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Philodendron bipinnatifidum

Botanical Name —  Philodendron bipinnatifidum
Common Name — Selloum, Lacy tree philodendron, or Horsehead philodendron
Plant Family — Araceae

Background 

Philodendron bipinnatifidum is an incredibly adaptable tropical rainforest dweller native to South America. As it matures, selloum will often create a woody stalk to support itself like a tree, but it also shows epiphytic behavior when given a chance to climb and root on a larger plant. Anything to get as much light as possible in the dense rainforest canopy! Many-fingered, fanlike leaves give this popular houseplant its iconic look. These large leaves, plus the plant’s spreading habit, will often result in a plant wingspan of up to ten feet, even indoors.


Growth Requirements

Sun

  • Selloum prefers a good two or three hours of direct sunlight throughout the day, with bright indirect light the rest of the day. Don’t let the leaves receive too much direct sunlight, since that can burn the leaves. 
  • Place this plant near an east facing window. If you have south or west facing windows, place a couple of feet away from the window and/or provide shade with a sheer curtain. 
  • They can tolerate lower light conditions but can become leggy and produce smaller leaves.

Temperature/ Humidity 
  • Philodendrons like room temperatures around 65 to 80 ºF.  They should always be kept above 55 ºF.  
  • Though philodendrons like high humidity, they can tolerate and thrive where there is low humidity. If your home is dry, especially during the winter months, your plant can benefit from misting with tepid water or a humidifier.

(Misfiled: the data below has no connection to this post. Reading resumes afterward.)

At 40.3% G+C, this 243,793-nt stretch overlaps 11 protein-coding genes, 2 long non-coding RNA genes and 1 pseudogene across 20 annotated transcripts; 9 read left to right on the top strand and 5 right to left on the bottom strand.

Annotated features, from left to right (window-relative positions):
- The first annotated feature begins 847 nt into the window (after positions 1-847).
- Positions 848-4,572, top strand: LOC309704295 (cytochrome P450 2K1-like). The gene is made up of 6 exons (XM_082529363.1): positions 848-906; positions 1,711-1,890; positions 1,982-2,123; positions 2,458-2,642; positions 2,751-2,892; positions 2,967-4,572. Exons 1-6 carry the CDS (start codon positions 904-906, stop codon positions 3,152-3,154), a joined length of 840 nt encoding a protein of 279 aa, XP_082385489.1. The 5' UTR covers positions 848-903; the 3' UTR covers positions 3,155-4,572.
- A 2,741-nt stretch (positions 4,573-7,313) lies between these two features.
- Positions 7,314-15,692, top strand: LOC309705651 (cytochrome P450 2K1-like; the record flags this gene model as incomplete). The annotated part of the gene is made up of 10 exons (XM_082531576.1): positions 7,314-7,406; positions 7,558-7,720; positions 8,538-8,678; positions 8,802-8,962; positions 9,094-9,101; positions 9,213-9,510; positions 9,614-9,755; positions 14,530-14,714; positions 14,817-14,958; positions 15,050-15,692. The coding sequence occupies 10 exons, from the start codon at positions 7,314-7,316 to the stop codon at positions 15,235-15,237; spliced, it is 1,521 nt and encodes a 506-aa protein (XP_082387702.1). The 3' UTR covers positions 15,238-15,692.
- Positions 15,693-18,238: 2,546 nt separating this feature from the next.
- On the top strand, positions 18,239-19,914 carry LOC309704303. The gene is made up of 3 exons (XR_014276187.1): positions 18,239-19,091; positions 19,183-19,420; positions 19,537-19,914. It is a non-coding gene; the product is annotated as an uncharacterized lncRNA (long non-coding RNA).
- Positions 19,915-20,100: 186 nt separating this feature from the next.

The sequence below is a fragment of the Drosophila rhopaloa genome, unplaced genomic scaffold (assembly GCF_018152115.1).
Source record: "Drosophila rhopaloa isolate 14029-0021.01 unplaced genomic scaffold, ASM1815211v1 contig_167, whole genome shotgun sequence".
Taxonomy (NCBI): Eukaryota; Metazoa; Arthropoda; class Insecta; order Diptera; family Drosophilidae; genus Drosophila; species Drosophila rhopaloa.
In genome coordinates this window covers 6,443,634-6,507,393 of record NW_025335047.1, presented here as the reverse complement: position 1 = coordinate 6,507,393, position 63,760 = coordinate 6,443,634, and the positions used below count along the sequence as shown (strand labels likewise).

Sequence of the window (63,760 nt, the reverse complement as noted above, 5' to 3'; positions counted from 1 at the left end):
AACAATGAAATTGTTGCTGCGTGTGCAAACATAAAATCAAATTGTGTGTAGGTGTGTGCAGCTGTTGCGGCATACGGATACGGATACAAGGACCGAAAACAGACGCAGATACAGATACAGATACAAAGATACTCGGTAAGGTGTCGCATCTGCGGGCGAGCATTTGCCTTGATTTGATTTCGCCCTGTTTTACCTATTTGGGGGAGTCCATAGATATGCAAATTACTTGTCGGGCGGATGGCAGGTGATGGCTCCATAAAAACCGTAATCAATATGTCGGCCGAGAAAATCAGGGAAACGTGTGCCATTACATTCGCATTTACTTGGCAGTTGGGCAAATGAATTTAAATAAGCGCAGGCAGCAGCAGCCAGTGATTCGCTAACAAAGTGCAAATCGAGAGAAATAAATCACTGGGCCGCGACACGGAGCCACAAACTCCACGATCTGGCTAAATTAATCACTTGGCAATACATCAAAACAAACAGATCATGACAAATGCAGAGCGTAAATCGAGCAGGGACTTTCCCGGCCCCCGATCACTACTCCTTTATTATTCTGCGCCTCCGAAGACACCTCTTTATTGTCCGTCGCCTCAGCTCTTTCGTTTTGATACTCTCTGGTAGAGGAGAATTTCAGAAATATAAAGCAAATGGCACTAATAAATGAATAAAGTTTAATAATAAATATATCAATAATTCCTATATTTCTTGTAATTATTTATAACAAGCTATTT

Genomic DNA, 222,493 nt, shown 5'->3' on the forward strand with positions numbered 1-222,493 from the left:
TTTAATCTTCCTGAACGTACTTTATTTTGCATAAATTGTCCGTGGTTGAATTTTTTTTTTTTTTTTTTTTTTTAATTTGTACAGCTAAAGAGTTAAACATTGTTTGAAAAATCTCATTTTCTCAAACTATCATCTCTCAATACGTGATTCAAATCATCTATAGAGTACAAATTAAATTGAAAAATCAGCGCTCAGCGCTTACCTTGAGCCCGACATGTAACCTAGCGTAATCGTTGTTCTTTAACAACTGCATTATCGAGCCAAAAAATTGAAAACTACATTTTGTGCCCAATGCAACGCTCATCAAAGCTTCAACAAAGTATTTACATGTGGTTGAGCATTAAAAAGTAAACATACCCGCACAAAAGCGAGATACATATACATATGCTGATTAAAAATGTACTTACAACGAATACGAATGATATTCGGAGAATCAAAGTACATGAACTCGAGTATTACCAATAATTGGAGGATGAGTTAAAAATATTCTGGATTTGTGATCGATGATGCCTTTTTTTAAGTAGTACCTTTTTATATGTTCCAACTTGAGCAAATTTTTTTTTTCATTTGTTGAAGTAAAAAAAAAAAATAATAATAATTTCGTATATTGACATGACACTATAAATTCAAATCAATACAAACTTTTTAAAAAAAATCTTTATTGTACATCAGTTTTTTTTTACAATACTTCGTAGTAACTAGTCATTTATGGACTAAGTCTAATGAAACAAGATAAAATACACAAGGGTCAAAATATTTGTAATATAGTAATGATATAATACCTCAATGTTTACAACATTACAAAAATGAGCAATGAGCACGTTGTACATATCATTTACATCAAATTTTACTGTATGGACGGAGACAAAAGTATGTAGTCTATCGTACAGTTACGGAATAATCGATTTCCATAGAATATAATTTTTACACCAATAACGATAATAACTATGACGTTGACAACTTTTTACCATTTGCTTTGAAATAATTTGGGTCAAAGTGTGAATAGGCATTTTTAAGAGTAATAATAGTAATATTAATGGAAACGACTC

Water
  • Allow the soil to completely dry to 2 inches down between waterings.  Water thoroughly when dry and let the excess drain out the bottom of the planter.  Water more often during the spring and summer months.  Reduce watering as often in the fall and winter months.
  • If your philodendron receives too much water the leaves will begin to wilt, and older leaves will often turn a bright yellow. Brown, crisping leaves mean the plant needs more water.

Soil/Roots
  • Use a well aerated, quick draining potting mix. Amend with up to 50% coco coir to lighten the soil and mimic the aerated soil of the rainforest.

Flowering
  • Mature plants occasionally produce green color spathes with white spadix. The flowers on this plant can appear at any time of the year but mainly in summer. However, it is common for houseplants not to flower.
Fertilization
  • In spring and summer, fertilize once a month with an organic houseplant fertilizer.

Propagation
  • Philodendrons are easily propagated by stem cuttings. Cut the leaf stem where it meets the stalk and place in a vase of water. It’ll take a couple weeks, but eventually you’ll see roots growing in the water. Plant in a small pot when the roots are at least two inches long. Regularly water the newly-potted cutting. The soil should be just barely moist to the touch at all times.

Health / Diseases
  • The most common insect pests for philodendron in homes are scale, mealybugs, and thrips. Spider mites can occasionally be a problem as well.
  • Overwatering can cause root rot.
  • Leaf spot diseases can be a problem and are usually caused by improper watering.

Maintenance (pruning, legginess, repotting)
  • Repot your philodendron once the plant has become root bound.  Choose a planter that is two sizes larger than your current planter.  Make sure to add fresh soil when repotting.
  • Plants can be selectively pruned to reduce legginess and to also encourage new growth for a fuller look.  
  • Dust, rinse, or mist leaves frequently to prevent dust from clogging the plant’s pores.
Toxicity
  • Philodendron leaves are toxic to pets and humans since they contain calcium oxalate. Swelling of the lips and tongue, and stomach irritation with possible vomiting can occur when ingested.